The North Carolina Department of Correction is made up of two major divisions of operation. These are the Division of Adult Probation and Parole and the Division of Prisons. There are also departments that constitute the support sections; these include the Human Resource Management, Central Engineering and Correction Enterprise. The selection of inmates that are to be released on parole is done by the Parole and Post Release Supervision Commission, which consists of five officials appointed by the Governor.
The total number of male inmates is 35,827 and the total number of female inmates is 2,583. The total population of offenders is 142,018, which includes 3,542 parolees, 100,066 probationers and 38,410 inmates. At this link http://www.doc.state.nc.us/dop/HOURS24.htm you will be able to go through the daily schedule of inmates.
The balance between the requirements of security and programs is maintained by Prison classification. Inmates who are newly admitted are transferred from county jails to any one of the 11 prisons that can receive them. This is where the risk assessment procedure starts. Out of the 11 prisons 7 are for adult male inmates, 2 for male youth inmates and 2 for female inmates. Immediately after they are taken into the reception centers, the evaluation and processing of the new inmates will begin.
The inmates go through a number of evaluations which include mental and medical health screenings. An individual profile is created for each inmate, by the Prison classification specialists. The profile will include previous sentences, criminal records, health, work history, skills, education, social background and of course the crime for the current sentence. As per the information collected during the evaluation process, the inmate is assigned to the prison that matches with the custody classification.
Starting from preliminary classification, continued assessment of risk and inmate behavior will determine the progression of the inmate from the initial custody level to minimum custody level and then to release. The prison manager would assign inmates to specific treatment programs, self improvement programs and work. The imamates who best comply with the rules of the prison, properly do the assigned work and partake in corrective programs will move faster towards minimum custody. However the inmates who tend to violate the rules of the prison will be moved to stricter custody. These inmates will need to work hard in order to show themselves as responsible in order to move to lesser restrictive custody.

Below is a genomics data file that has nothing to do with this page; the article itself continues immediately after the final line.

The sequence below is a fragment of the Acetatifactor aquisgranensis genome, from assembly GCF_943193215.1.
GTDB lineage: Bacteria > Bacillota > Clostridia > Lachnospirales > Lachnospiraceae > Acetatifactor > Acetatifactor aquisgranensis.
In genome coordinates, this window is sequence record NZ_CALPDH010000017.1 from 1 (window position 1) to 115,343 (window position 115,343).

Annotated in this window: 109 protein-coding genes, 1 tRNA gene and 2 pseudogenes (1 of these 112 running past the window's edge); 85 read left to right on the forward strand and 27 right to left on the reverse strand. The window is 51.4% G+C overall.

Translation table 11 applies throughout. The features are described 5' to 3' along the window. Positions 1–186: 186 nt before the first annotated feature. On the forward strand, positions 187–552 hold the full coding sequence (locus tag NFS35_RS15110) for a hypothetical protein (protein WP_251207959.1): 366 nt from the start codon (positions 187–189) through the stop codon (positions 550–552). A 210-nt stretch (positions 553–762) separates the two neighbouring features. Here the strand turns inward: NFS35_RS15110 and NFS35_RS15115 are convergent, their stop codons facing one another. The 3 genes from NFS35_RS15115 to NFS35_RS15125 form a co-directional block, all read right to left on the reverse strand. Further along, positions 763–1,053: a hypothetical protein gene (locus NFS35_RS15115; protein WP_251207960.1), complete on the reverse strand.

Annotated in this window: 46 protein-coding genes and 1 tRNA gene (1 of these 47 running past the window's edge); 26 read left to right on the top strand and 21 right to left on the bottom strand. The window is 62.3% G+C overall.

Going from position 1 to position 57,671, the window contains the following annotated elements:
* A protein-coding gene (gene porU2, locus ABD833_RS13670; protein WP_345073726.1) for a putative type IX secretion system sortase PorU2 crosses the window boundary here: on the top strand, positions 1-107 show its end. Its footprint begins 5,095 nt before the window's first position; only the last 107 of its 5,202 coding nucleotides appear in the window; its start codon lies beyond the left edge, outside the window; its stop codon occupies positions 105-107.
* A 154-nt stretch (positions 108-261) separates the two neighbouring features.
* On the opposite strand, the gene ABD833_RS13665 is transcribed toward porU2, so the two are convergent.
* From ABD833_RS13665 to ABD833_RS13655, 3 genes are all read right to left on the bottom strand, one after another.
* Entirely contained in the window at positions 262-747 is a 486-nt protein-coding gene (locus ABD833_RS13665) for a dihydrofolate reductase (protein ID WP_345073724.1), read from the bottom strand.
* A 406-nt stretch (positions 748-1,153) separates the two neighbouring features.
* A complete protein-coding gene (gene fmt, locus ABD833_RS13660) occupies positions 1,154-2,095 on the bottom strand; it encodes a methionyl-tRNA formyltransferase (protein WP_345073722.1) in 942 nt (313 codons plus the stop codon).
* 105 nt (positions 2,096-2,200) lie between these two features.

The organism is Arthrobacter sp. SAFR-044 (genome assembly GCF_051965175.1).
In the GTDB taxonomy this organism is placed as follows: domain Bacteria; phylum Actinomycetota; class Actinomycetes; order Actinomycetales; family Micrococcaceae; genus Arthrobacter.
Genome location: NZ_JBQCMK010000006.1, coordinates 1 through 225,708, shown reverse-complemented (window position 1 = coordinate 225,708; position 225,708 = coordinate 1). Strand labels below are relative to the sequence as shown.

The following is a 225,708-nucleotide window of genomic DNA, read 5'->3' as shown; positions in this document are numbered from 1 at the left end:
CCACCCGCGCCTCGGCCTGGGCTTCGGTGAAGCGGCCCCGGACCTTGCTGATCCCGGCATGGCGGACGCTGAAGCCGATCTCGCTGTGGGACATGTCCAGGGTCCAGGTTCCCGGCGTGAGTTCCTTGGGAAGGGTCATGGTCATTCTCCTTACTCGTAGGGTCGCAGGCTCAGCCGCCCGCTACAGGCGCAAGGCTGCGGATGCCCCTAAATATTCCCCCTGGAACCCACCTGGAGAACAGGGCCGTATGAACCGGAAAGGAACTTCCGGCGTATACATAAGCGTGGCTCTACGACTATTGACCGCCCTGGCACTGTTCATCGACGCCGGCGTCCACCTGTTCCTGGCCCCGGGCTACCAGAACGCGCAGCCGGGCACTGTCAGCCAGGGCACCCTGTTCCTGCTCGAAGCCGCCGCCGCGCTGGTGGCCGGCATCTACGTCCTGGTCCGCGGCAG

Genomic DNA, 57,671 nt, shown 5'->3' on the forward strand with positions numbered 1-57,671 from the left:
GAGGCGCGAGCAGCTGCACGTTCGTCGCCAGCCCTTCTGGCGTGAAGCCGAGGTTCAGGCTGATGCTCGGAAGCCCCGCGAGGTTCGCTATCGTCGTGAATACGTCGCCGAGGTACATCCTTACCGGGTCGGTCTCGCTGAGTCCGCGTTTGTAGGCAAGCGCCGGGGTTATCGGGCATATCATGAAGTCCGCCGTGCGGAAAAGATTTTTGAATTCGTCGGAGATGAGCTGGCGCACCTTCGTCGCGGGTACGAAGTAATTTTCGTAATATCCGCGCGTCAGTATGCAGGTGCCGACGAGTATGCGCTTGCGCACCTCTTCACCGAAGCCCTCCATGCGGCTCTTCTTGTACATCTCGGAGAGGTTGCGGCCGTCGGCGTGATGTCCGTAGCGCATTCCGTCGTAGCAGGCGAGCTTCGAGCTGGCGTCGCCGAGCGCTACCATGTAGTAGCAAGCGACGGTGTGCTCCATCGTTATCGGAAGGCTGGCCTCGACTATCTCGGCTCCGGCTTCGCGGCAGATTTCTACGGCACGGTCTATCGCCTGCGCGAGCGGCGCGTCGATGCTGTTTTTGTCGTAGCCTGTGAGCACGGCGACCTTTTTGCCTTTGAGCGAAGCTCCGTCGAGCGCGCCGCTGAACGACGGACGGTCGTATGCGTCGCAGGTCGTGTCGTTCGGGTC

Custody Levels of Inmates
Flowing are the custody levels to which inmates are assigned:
- Minimum III
- Minimum II
- Minimum I
The overall behavior of the inmate is the main decider of the custody level they will be assigned to. Inmates detained in Close custody present the greatest threat to public safety and the ones in Minimum III present the lowest risk.
Apart from the custodial assignments, North Carolina inmates will also be subject to other control status. These control statuses include protective, administrative, disciplinary, safe keeper, intensive, death row and maximum. The control status will further limit the privileges and freedoms. Removal from these statuses or changing the custody level is left to the discretion of top level classification officials in the Prison Division. Additional control measures are taken to protect prison staff, maintain discipline in the prison and for the safety of other inmates.
Security Levels in the Prison
Each prison in NC is designated and classified by levels of security. The different security levels are minimum, medium and close. Within a prison a specific cell area can be dedicated as maximum security area by the Director of the Prison. Security levels are distinguished by the procedures of operation, staffing, features of the prison and by the design. While minimum security is least restrictive, maximum security is most restrictive. The prison security level indicates the extent of separation created between the civilian community and the offender.